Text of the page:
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A conversation with Booker T. Jones, Blues Under the Bridge headliner and 'Stax Sound' pioneer 

Blues in the key of T

click to enlarge PIPER FERGUSON
  • Piper Ferguson

Even if you've never heard of Booker T. Jones, you have heard him.

The Memphis legend was just 17 when he and his fellow session players at Stax Records formed what soon became R&B's premier instrumental band.

Booker T. and the MGs, who would perform on hundreds of recordings by soul artists ranging from Wilson Pickett to Otis Redding, released their debut single "Green Onions" in the fall of 1962. With its unmistakable Hammond organ melody and soulful mid-tempo groove, it's a song that, once heard, cannot be forgotten.

The deceptively understated instrumental managed to reach No. 1 on the R&B charts four separate times, and has since been covered by a bizarrely eclectic array of musicians: Count Basie, Johnny Thunders, The Ventures, The Blues Brothers, Mongo Santamaria, Vassar Clements, Paul Hardcastle, Tom Petty ... the list goes on.

But none of those artists could capture the magic that occurred during that original Memphis recording session.

And from Booker T's perspective, neither could he.

"There was this little inflection in the way I was using the left hand, the rhythm of it, that I still try to duplicate," says Jones with characteristic humility. "And also the way the song moves, with that infectious kind of attraction and magnetism that draws you in. That's kind of hard to recreate, you know? It's like something that happens just once, and we were like, 'Oh my God, how did we do that?'"

The same could be said for any number of milestones in Booker T's career. As the '60s drew to a close, Jones and his band's classic lineup — guitarist Steve Cropper, bassist Donald "Duck" Dunn, and drummer Al Jackson Jr. — found their way back into the Top 10 with two successive singles, "Time Is Tight" and "Hang 'em High." But despite renewed commercial success, internal tensions within the Stax organization were taking their toll.

After recording one last MGs album in 1970, the band called it a day and Jones moved to Los Angeles. Cropper and Dunn would go on to revive the Stax Sound as members of The Blues Brothers, while Jones became a session player for artists ranging from Ray Charles to Rancid. He also took the production helm on timeless albums like Willie Nelson's Stardust.

click to enlarge PIPER FERGUSON
  • Piper Ferguson

And then there's Jones' solo career, still going strong, which includes a 2009 album backed by Drive-By Truckers, with Neil Young on guitar. Booker T's two most recent albums — the first of which was co-produced by Questlove from The Roots — boast guest performances by retro-soul revivalists Mayer Hawthorne and Raphael Saadiq, My Morning Jacket frontman Jim James, The National's Matt Berninger, British R&B chanteuse Estelle, Dap-Kings frontwoman Sharon Jones, rock 'n' roll icon Lou Reed and reluctant blues savior Gary Clark Jr.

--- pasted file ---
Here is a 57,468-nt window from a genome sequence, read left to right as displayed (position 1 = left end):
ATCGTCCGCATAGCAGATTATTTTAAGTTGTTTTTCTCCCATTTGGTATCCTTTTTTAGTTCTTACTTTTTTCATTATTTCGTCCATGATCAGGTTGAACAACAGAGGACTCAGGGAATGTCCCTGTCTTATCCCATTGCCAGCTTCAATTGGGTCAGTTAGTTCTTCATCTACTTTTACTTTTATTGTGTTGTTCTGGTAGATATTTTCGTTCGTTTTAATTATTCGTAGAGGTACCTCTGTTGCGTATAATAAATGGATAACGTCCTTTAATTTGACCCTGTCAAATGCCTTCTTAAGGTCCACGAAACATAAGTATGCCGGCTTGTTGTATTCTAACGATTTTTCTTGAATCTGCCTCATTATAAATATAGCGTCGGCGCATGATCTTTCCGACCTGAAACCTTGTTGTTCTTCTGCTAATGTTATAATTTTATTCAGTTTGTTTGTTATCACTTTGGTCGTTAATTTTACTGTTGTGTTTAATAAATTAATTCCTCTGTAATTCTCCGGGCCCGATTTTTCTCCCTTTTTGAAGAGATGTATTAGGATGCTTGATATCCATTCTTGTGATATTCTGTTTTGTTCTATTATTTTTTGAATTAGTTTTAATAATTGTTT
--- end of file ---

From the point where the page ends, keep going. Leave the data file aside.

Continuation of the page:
The difficult truth is that, at the age of 71, Jones is cooler than the rest of us combined.

While Booker T and the Hammond B-3 will forever be associated in pop-music history, the son of science teacher Booker T. Jones Sr. was always drawn to a wide range of instruments. He was trying to play his family's upright piano before he could reach the keys. At the age of 5, he was begging his parents for a drum without success; instead, his mom bought him a ukulele from a dime store in downtown Memphis. By the fourth grade, he was taking clarinet lessons and soon was playing oboe and baritone sax as well.

Jones doesn't remember whether he was 11 or 12 when he first heard the sound that would change his life.

"It was Ray Charles playing on a song for Quincy Jones called 'One Mint Julep.' And Ray was playing a Hammond M-3 organ, I later found out. But I heard that song and it so affected me that I thought, 'I would be so happy if I could do that with my life, if I could make a sound like that.'"

By coincidence, Jones' piano teacher had a Hammond in her dining room, and it didn't take him long to figure out that was the same kind of instrument he'd heard on the radio. "And then, when I got hired at Stax, it turned out they had the actual instrument that Ray played, so that's the one I played on 'Green Onions.' And so my dream came true."

With the civil rights movement still in its early stages, Stax Records served as a kind of refuge from the racism that still prevailed throughout the South. Founded in 1957 by Estelle Axton and her brother Jim Stewart, the company's staff was integrated, and so were the musicians. Jones and Jackson were black, Cropper and Dunn were white. The music was what mattered.

The unique "Stax Sound" came, in part, due to the studio itself. Sound technology had yet to transcend the limits of its physical surroundings. But it was also, to a greater degree, because of the local musicians, typically from poor and working-class families, whose instrumental and vocal talents gave the music its soul.

Stax also had its regional equivalents around the country: In Alabama, the "Muscle Shoals Sound" emanated from the studio of the same name. In New Orleans, producer Allen Toussaint and The Meters were creating "The Crescent City Sound." Head up north to Detroit, and you'd find Berry Gordy's basement studio, where musicians were cranking out "The Motown Sound."

"A lot of people ask me if there was a rivalry between Stax and Motown," says Jones, "but the truth is that Mrs. Axton, who was half-owner of Stax, would play Motown records to kind of urge us on. I think it was more creativeness than competitiveness."

click to enlarge SEAN DAVEY
  • Sean Davey

Of course, not everything that came out of Stax was a hit. Jones remembers several artists whose singles failed to find the commercial success that he and his colleagues knew they deserved.

"We had our favorites," he recalls, "and one in particular was 'Your Good Thing' by Mable John, which for some reason didn't become a big hit."